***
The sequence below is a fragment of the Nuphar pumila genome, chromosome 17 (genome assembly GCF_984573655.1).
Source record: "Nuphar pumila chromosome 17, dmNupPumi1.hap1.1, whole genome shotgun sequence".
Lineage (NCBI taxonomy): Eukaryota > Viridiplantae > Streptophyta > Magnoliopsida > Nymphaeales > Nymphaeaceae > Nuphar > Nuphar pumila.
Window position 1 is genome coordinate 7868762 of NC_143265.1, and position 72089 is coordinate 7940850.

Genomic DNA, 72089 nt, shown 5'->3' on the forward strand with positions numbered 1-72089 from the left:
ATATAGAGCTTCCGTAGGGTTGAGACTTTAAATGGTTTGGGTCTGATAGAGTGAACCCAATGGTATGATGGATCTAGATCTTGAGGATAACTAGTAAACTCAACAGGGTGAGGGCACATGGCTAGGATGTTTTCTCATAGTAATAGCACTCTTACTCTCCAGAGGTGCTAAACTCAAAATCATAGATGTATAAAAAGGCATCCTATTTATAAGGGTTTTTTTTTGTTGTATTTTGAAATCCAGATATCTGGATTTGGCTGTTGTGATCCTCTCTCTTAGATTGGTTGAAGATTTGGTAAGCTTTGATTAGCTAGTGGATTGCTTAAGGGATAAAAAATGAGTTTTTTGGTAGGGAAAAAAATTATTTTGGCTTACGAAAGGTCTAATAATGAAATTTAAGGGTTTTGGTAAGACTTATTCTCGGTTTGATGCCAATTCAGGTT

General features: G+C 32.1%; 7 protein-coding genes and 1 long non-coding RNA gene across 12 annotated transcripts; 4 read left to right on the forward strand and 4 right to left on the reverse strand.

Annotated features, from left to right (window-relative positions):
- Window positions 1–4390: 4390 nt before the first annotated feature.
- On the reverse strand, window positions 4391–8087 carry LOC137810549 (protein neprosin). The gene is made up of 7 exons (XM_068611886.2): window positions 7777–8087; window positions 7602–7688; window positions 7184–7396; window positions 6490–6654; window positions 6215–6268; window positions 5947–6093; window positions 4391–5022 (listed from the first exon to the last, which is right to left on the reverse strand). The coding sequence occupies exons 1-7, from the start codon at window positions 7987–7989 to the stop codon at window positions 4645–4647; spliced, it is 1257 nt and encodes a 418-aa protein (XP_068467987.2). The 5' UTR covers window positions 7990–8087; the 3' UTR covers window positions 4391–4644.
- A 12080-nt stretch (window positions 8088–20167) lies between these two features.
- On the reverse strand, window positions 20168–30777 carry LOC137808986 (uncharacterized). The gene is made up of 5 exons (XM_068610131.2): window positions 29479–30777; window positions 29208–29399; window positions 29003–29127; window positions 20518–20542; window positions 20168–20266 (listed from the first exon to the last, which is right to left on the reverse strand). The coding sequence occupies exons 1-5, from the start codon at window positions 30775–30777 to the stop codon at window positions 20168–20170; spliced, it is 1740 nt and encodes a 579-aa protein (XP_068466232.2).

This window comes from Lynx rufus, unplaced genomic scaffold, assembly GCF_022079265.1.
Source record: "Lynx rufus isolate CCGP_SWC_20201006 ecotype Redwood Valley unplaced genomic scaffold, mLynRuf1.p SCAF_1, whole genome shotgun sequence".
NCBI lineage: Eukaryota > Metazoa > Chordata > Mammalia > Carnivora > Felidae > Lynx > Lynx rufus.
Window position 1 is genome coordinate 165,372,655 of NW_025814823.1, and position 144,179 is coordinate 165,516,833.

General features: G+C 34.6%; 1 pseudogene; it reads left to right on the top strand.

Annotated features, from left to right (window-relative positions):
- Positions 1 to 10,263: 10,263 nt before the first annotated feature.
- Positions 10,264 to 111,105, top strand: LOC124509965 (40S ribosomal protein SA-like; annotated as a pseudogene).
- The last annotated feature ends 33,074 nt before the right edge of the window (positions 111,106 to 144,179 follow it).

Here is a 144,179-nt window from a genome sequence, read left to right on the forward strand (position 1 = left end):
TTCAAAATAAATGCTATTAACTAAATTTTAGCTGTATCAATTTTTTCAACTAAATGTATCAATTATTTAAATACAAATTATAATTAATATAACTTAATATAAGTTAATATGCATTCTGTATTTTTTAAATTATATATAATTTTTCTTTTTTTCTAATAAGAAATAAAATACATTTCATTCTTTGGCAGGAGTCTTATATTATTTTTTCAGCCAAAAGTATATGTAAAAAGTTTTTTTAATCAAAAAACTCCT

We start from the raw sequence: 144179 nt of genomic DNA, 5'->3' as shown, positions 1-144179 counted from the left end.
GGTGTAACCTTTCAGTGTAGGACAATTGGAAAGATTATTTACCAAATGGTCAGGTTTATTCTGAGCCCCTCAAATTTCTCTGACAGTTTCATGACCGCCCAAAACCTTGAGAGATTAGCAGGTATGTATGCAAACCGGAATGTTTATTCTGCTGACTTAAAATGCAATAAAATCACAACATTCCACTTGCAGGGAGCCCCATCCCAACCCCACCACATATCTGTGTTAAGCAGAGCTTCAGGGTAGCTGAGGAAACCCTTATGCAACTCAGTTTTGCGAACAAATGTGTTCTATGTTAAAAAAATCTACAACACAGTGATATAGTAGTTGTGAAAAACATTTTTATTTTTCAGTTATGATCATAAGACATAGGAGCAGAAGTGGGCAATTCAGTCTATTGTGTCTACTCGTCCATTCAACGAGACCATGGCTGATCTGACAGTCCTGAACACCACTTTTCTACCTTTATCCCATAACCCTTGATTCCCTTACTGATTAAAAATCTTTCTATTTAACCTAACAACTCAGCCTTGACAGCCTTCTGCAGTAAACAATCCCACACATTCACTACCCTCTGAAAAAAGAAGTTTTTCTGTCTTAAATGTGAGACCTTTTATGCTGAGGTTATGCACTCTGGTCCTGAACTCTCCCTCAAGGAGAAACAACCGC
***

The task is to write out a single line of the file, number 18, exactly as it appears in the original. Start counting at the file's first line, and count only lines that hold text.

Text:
Annotated features, from left to right (window-relative positions):